She said just because there are many farmers in the county, it does not mean that everyone can relate to the representation someone from that industry like Space provides in Trenton.
Of being a farmer, Space said, “You work seven days a week, and know how to bust butt to keep your head above water.”
He said his philosophy is not to change who he is, and if he needed to change to perform the job in Trenton, he would not be there.
“If she doesn’t want a farmer representing her,” Space told NJInsideScene.com, “maybe this is not an area where she should be living.”
The Topics of Coal Rolling and Pig Crates
Stapel brought up the topic of coal rolling, a piece of legislation that the Governor signed off on in May. While Senator Steve Oroho (R-24) voted “yes” on this bill, on the assembly bill, Space and Assemblywoman Alison Littell McHose (R-24) were the only two in the assembly who voted against it.
One of the bill’s primary sponsors was Assemblyman Tim Eustace (D-38), with his offices located in northern Bergen County, in Paramus and Bergenfield. It was Eustace who presented the bill after driving his Nissan LEAF, and stated he was overwhelmed with black diesel smoke from a retrofitted diesel truck on the Turnpike. Reportedly, this practice has become a trend to spew the smoke from these trucks into the paths of hybrid vehicles.
“It can blind people on the road,” said Stapel, noting the conditions can turn dangerous.
She is also allergic to sulfur and said that someone with her health condition could be hospitalized from coal rolling.
“It’s not minor, it’s a very serious thing,” said Stapel about coal rolling.
Space, on the other hand, said it is not an issue he has seen in Sussex County. He said that it is something that occurs very rarely outside of events like tractor pulls, but that most of those who have pickup trucks with the stacks described in Eustace’s bill in this area, are young people around the age of 18, who are not normally engaging in those types of activities outside of tractor pull events.
“This was a knee jerk Democratic reaction,” said Space of Eustace’s bill.
He said that one of the issues in Trenton is both the Senate and Assembly are controlled by Democrats and they are the ones that post the bills. He said that the bills Republicans are working on include ways to achieve property tax reductions, and to make living more affordable in the Garden State. But these bills, he said, are not heard in Trenton and instead they are bogged down with so many bills that he and McHose considered wasteful, such as the coal rolling one.
“We do not believe it is the place of government to regulate every aspect of our lives,” they had told The Star-Ledger following its passage. “People’s pick-up trucks are their pick-up trucks and who are we to tell them how they should be? In addition, this was a case of a legislator who probably hates pickup trucks anyway and he admittedly got offended by a motorist driving one of these types of pickups. So what does he do? Makes a law to please himself. The Legislature should be spending our time lowering property taxes, fixing the state’s finances, establishing fair school funding, and cutting wasteful spending instead of this trivial nonsense.”
Additionally, coal rolling is something that already had protection from both the United States Environmental Protection Agency (EPA) and the New Jersey State Department of Environmental Protection (DEP) and was a banned practice. Stapel said that although it had those protections, it required Governor Christie’s signature to delegate responsibility to the New Jersey State Police to issue summonses to drivers who violate the ban.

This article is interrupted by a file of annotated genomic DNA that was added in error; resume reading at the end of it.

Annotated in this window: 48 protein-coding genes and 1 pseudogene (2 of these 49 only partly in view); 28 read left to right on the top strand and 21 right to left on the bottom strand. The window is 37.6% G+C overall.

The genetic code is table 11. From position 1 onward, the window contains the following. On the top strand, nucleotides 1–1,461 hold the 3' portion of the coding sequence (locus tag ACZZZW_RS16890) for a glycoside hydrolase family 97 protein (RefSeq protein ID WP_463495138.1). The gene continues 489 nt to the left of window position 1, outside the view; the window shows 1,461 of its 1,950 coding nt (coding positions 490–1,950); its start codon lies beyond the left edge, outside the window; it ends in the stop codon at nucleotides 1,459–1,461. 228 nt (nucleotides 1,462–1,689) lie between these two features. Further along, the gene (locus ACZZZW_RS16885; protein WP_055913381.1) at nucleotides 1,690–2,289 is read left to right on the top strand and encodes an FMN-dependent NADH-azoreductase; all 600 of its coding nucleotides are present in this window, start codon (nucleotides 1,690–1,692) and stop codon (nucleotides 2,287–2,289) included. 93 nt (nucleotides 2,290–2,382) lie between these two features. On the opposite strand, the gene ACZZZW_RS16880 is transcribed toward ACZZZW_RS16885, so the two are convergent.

Space noted this type of redundancy with bills that Democrats support, like fracking and the pig crates for gestation. He said that both of these practices, in addition to coal rolling, are banned in New Jersey already and do not require bills.
“Why enact laws if we don’t need them?” Space asked. “No farms even use them [pig crates for gestation].”
It was a bill that Governor Christie vetoed because they are not in use in the state. Senator Raymond Lesniak (D-20), of Union County, who has offices headquarter in Union and Elizabeth, was the primary sponsor of the pig crates bill.
Space said that those on the other side of the aisle in the Senate and Assembly are creating these bills, when they do not have an idea about agriculture, or the reasoning to go along with it. He also said that when the coal rolling bill was passed, several of his Democratic contemporaries in Trenton asked what they had voted against, because they were unfamiliar with the term.
He said that these bills keep the Assembly from approving bills on property taxes, but the “other side of the aisle doesn’t want to entertain it.”
Stapel said that the issue with the pig crate did have a negative impact on the farming industry, because there were people who had not done their research, and were protesting pig farms in New Jersey, which in turn hurt the pork industry.
“Same Thing Different Way to Get There”
When asked what her top issue is as she runs for assembly, Stapel said, like Space and Phoebus, she and her running mate are concerned about property tax relief. For them, it would be to take school funding from property tax, and move it to income taxes, and then having the tax burden be scaled based on income.
NJ Inside Scene also asked Stapel about her post on Space’s Facebook Page, which she wrote in August, where she said she would vote for Space this election, although she is also running for a seat. While she has been a candidate with the Democratic Party vying for this seat since the spring, she said that she made a promise to Space to vote for him two years ago. She said that year she was already voting for a Republican (Sheriff Michael Strada) and that she would vote for Space this year. In the post, Stapel replied to a party during the thread that Space has always been willing to listen to her ideas.
“I’m not one to go back on my promise,” stating she would not vote for herself, but would give Space her own vote instead, and she would vote as well for Grace.
In spite of their differences on issues, Stapel told NJ Inside Scene that she counts Space and his wife Jill, as friends.
In terms of the politics, she said, “We’re looking at the same things, just different ways to get there.”
Editor’s Note: NJ Inside Scene gathered some statistics on farming in New Jersey, per the Jersey Fresh website, which ranks the food and agriculture industry as the state’s third most popular, with sales of $1.14 billion annually. In some sectors of farming, there are incomes of about $500 million yearly. There are 715,000 acres of farmland in New Jersey of its 4.492 million total acres.
Liked what you read here? Then stay on the scene with NJInsideScene.com. Click here to like us on Facebook.